It’s caffè in Italian and café in French, but the difference between Italian and French coffee goes beyond that. Coffee is a big part of both cultures, and if you’re travelling to these regions to try their coffee, it’s best to equip yourself with some basic knowledge.
Coffee in Italy and France
Let’s start with caffè. The Italians pretty much invented espresso, or caffè — their quick-to-make, good-to-wake coffee. Espresso is the Italian standard, go-to coffee, much like the Australian flat white and the Indonesian kopi tubruk. If you ask for un caffè, you are getting a small, but strong shot of coffee.
Here are a few other classic Italian coffees: A macchiato is an espresso with a dash of steamed milk. An americano is an espresso with added hot water. A cappuccino is an espresso topped with warm, frothy milk. The Italians only enjoy milk in their coffee in the morning — not in the afternoon and never after a meal. Which means, nothing screams “I’m a tourist” like a cappuccino after 11 AM.
One very important rule to ordering your first Italian coffee is to never ask for a large, double-shot skinny vanilla latte with whipped cream. The Italians shudder at the idea of sullying their precious coffee with flavoured syrups and other additives.
Tip: Ask for a ‘latte’ and you will receive a glass of milk, which is exactly what you ordered! The word latte actually means milk in Italian. A caffè latte, on the other hand, is espresso with hot milk and usually served in a glass, no foam.
In most parts of the world, early risers sport takeaway cups of hot lattes or flat white as they go about their morning commute. But, the French don’t quite do coffee that way.
It’s not just the coffee that has earned France the credit for its café noir, it’s the French coffee culture. Drinking coffee in France is not just about the quality of the coffee beans or the taste of your espresso, but also about how you’re experiencing your morning caffeine as you read a newspaper, catch up with a friend, or simply watch the day go by.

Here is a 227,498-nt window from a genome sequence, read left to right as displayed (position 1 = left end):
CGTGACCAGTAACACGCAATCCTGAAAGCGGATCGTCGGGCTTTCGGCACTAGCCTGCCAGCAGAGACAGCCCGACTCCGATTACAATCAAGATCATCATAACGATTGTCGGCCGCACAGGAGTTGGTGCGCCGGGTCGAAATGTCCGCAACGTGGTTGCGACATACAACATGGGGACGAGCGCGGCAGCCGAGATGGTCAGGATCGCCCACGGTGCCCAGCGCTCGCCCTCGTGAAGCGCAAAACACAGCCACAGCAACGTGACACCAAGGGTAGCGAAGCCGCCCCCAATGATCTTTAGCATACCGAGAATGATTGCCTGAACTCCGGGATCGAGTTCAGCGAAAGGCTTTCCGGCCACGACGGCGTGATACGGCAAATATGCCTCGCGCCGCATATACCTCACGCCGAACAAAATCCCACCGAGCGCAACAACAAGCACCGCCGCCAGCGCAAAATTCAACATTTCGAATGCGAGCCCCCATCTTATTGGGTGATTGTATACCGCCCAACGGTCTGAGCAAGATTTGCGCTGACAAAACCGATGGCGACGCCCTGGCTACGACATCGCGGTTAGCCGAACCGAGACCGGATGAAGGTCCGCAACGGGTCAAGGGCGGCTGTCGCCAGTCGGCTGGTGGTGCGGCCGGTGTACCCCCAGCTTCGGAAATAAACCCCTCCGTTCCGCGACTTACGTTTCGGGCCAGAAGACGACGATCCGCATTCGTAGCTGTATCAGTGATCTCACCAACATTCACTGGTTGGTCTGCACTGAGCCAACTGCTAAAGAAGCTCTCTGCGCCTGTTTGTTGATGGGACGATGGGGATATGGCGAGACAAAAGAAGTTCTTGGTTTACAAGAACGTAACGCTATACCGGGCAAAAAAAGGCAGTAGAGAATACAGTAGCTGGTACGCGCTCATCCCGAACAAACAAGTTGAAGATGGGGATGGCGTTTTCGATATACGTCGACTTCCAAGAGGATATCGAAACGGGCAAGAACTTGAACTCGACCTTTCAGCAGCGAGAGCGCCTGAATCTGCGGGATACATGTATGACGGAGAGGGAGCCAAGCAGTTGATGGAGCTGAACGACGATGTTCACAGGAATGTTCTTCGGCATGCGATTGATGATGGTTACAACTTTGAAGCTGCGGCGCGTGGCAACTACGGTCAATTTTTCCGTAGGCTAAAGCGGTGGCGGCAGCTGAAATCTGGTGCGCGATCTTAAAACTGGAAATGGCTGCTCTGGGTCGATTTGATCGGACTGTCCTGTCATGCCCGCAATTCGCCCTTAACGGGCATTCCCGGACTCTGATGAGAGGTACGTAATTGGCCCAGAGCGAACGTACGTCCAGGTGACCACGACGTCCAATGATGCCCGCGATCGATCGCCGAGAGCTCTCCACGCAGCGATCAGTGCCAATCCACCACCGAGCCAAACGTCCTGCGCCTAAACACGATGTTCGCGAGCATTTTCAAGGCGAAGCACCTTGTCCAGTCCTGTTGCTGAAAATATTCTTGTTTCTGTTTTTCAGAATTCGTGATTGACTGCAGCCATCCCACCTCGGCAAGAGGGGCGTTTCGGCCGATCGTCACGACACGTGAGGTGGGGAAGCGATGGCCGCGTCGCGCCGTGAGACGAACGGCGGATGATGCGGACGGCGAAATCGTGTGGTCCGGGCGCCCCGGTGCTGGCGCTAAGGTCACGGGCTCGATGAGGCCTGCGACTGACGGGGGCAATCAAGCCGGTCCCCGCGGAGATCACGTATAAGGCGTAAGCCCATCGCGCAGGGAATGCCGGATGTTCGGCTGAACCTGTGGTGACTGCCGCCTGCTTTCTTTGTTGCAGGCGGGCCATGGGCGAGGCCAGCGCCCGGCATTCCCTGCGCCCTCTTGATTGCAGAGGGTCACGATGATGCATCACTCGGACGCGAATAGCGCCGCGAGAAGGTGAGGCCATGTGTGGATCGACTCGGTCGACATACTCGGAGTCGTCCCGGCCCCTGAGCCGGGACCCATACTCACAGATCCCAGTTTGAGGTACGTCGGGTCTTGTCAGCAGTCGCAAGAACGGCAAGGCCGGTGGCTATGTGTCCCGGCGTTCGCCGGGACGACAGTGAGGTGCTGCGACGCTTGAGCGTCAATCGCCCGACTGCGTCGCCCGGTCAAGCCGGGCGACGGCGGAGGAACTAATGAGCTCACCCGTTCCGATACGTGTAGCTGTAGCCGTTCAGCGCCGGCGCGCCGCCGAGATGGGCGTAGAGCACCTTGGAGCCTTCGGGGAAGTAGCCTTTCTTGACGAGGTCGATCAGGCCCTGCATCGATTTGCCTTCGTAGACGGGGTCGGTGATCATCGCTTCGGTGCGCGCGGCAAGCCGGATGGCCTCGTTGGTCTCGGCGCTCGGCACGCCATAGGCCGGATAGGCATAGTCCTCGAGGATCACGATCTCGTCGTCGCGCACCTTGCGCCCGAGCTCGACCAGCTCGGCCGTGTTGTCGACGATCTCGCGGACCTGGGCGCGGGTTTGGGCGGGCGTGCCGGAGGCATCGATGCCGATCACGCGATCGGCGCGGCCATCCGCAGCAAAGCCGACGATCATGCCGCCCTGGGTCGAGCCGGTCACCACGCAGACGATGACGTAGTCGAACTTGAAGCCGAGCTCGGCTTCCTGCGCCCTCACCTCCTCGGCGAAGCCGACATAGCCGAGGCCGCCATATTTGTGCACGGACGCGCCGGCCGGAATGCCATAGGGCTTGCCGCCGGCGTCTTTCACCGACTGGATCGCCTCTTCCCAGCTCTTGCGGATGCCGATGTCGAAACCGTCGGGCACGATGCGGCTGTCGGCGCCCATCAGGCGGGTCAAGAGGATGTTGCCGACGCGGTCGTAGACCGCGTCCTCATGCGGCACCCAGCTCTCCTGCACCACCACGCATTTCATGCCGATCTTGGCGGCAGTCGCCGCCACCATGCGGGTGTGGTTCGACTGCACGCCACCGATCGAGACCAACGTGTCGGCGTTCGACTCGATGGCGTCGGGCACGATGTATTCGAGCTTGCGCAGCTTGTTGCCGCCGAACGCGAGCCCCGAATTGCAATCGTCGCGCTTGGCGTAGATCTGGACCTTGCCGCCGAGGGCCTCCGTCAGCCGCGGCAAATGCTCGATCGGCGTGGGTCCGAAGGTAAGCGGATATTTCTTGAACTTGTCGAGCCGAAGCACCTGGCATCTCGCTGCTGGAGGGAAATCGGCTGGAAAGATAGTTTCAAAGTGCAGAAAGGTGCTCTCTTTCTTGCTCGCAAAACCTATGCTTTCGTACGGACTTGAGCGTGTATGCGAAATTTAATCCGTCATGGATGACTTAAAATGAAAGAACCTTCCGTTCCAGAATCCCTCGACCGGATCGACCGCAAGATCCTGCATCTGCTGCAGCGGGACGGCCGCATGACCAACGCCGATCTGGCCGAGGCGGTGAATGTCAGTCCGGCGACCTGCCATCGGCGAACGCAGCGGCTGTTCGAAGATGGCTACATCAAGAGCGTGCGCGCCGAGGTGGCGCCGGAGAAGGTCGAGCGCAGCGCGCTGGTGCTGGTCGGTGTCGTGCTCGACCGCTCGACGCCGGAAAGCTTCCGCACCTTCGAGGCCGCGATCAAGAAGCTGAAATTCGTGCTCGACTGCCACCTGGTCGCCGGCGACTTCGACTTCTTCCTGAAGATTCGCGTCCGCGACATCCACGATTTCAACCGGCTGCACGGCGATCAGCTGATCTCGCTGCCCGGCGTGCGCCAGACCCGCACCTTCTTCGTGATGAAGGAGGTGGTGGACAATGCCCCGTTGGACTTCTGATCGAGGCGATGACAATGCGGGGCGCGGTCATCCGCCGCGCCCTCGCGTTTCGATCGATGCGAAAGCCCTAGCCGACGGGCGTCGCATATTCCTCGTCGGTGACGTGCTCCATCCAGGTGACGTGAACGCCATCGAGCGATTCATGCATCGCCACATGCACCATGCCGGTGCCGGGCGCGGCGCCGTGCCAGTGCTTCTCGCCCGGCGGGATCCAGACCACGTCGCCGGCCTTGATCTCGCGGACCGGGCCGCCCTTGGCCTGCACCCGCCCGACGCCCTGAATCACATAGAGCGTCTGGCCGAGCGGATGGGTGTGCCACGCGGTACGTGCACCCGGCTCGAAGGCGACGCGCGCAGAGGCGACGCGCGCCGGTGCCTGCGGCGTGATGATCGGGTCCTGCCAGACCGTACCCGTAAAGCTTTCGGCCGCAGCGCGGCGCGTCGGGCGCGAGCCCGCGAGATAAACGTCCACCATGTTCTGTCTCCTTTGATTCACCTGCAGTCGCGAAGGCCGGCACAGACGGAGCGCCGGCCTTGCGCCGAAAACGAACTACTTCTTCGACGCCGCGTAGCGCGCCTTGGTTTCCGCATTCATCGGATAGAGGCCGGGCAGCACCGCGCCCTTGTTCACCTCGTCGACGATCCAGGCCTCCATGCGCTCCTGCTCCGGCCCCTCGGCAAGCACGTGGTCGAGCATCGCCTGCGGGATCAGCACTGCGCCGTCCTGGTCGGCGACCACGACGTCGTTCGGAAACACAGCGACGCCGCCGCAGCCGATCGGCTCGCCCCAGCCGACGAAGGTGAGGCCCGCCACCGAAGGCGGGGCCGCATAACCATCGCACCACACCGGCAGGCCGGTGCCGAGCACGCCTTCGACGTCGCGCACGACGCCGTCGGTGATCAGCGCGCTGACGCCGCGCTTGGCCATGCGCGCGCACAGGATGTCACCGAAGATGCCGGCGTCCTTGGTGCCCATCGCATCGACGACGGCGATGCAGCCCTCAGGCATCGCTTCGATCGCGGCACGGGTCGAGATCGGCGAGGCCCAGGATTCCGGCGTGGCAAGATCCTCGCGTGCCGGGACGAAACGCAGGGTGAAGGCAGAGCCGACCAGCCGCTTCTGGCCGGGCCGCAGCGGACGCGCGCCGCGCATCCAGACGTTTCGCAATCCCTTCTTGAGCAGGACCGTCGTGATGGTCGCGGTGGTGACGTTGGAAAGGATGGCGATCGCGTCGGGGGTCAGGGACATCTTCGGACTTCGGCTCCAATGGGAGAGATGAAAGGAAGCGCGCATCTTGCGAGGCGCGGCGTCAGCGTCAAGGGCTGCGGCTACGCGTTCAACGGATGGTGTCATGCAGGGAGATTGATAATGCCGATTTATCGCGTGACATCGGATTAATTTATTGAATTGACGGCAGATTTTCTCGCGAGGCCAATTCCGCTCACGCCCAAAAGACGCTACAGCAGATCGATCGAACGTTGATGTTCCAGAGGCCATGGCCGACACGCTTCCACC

In French, coffee is café. Un café is a shot of espresso. A café allongé is an espresso diluted with hot water, much like an americano. A noisette is a shot of espresso with a dash of hot milk. A café crème is espresso topped off with foamed milk, similar to a cappuccino. A café au lait is filtered coffee with milk, almost exclusively served at a French home with the classic French breakfast; tartine with jam or butter.
The Coffee Culture in Italy and France
Takeaway coffee is popular throughout Europe, but not in Italy. The Italians don’t take their coffee to go. They would much rather stay put and enjoy their coffee right then and there at the counter. Coffee in Italy is served at the right temperature for immediate drinking. After all, espresso tastes the best right after it’s pulled from the espresso machine.
When in Italy, drink as the Italians do: stop by the local coffee shop first thing in the morning. You order at the counter, down it, and be on your way. The Italians don’t lounge around in coffee shops as they sip their espresso. They perch at the marble-topped counters of the local bar and typically finish their espresso while standing.